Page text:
Israeli Nightlife Venues, Event Halls Collapsing Under Debt and Coronavirus Uncertainty

Adi Dovrat-Meseritz
Adi Dovrat-Meseritz
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Teder Beit Romano, a leading cultural institution and nightlife spot, Tel Aviv, June 30, 2019.
Teder Beit Romano, a leading cultural institution and nightlife spot, Tel Aviv, June 30, 2019. Credit: Nir Keidar
Adi Dovrat-Meseritz
Adi Dovrat-Meseritz

Rami Malka, 64, has worked in the events industry his whole life, with years of experience managing event halls. Less than a year ago he launched his own business, an event hall in Ashdod named Mamila, investing millions of shekels in renovations, furniture and equipment, and funding it with a bank loan, an outside investor and his own savings.

The festive opening took place on March 1. Two weeks and 15 events later, and the government shut down the industry. Two weeks after that, Malka was hospitalized with chest pains and underwent catheterization.

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This story may be specific to Malka, but the numbers tell a broader story of small- and medium-sized event businesses, bars and clubs that are collapsing under debt and uncertainty.

Other industries, such as commerce, are likely to resume operations within the next few weeks. Restaurants are permitted to offer takeout or deliveries. But for Malka and others in his industry, the end of the tunnel is nowhere in sight.

The coronavirus cabinet, led by Prof. Ran Balicer, is the most senior team of experts tasked with advising Israel’s government in its coronavirus response. This week, the team wrote that businesses that involve crowds are not likely to open in the next few months, and that this should be clearly stated so that business owners aren’t given false hopes.

The Block, one of Tel Aviv's most prominent nightclubs, June 20, 2013.Credit: Tomer Appelbaum

The cabinet didn’t detail which businesses fall under this designation, but it’s clear they mean pubs, clubs, enclosed conference halls and apparently also event halls. The experts stated, “It would be best to compensate these business owners and clarify that they won’t be opening in the next few months, rather than misleading them that they’ll be able to open during the most advanced stage of reopening in mid-winter.”

For Malka, that would be too little, too late. “If there are a few more months like this, the property owner will evict me, and everything I’ve invested will be lost. I leased the place in November, well before anyone heard of the coronavirus. I invested four million shekels, I booked events a year in advance – but then the coronavirus came and shut us down. After that the government let us open with up to 100 people, or 50 people. I tried working like that, but I lost money, and I needed to let workers go. Some of them aren’t even eligible for unemployment because they worked less than half a year.”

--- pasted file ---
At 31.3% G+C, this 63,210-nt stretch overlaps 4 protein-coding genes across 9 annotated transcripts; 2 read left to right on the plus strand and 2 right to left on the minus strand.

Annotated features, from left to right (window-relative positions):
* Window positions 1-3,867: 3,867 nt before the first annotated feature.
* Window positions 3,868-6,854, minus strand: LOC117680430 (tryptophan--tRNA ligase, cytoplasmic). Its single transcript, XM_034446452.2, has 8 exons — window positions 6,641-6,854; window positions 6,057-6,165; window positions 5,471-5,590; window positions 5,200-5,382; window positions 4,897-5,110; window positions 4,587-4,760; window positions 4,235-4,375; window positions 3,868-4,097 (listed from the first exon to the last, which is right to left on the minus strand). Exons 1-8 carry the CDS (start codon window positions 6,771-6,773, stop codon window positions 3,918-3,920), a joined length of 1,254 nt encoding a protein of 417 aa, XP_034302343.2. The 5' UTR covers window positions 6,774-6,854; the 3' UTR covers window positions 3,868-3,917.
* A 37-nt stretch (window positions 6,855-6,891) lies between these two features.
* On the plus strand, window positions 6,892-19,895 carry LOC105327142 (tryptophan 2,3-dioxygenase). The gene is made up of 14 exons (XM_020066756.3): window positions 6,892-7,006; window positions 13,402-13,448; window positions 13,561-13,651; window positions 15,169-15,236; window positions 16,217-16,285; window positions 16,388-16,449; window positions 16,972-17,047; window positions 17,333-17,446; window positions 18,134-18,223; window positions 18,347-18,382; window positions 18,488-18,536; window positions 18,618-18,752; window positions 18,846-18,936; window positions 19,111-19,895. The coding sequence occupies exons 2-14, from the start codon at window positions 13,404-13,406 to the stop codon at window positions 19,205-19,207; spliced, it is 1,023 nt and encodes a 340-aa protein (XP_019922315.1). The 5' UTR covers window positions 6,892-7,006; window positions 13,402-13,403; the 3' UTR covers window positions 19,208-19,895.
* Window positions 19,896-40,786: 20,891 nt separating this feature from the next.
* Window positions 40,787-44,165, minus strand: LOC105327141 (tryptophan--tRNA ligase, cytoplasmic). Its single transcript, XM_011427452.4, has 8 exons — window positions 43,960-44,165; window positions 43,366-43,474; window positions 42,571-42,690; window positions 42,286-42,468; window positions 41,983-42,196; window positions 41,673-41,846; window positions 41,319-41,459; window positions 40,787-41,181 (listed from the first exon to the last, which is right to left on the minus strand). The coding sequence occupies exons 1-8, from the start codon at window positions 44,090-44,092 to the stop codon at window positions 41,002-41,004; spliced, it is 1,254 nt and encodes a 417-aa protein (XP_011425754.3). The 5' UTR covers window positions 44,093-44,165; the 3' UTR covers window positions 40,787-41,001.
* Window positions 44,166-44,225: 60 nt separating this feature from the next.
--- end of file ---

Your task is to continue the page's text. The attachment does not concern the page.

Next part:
The Finance Ministry is proud of expanding its financial security net for the self-employed, but the sums that Malka says he received from the state show just how deep the crisis is. “My accountant called and said jokingly, ‘Bring a Brinks armored truck,’ after the Finance Ministry said new businesses could receive a grant of 3,000-4,000 shekels for May and June, and even this I didn’t get,” he says. “Other grants, such as for taking back workers from unpaid leave, or for keeping workers on payroll, don’t apply to me.”

Malka says that his rental payments alone are 70,000 shekels ($20,700) a month. “I don’t know what to do anymore,” he says. “I haven’t paid since June because I can’t, and they could kick me out any day now. The manager of the event hall next to me, which is owned by the same owner, was kicked out last week because he can’t pay. For now the owner is taking pity on me, but he’s told me that he, too, has a mortgage to pay. I just canceled checks to suppliers totaling nearly 290,000 shekels, and I have a 330,000 shekel bank debt due to a loan. My debts total more than 1 million shekels,” he says.